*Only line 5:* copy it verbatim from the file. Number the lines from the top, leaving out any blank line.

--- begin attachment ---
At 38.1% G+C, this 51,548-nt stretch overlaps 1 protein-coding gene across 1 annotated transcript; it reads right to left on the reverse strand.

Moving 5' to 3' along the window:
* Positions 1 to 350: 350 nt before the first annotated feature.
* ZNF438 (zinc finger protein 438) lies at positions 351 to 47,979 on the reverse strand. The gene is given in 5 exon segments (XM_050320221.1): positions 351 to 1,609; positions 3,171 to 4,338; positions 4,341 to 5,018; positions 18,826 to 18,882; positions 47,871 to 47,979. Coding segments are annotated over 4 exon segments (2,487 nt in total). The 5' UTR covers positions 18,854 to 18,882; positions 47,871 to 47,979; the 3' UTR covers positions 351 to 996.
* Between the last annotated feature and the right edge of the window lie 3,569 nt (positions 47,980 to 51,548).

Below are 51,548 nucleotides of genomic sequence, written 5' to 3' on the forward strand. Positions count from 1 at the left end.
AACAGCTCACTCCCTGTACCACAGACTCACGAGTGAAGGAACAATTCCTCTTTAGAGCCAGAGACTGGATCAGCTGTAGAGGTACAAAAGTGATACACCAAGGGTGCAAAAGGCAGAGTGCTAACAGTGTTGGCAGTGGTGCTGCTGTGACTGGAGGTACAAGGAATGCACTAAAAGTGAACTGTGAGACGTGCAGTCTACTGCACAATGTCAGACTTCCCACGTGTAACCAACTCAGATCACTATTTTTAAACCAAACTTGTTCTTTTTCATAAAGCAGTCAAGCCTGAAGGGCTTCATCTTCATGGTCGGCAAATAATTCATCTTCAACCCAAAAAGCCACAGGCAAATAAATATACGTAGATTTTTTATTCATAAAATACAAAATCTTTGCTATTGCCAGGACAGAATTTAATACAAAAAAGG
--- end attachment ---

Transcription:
* Between the last annotated feature and the right edge of the window lie 3,569 nt (positions 47,980 to 51,548).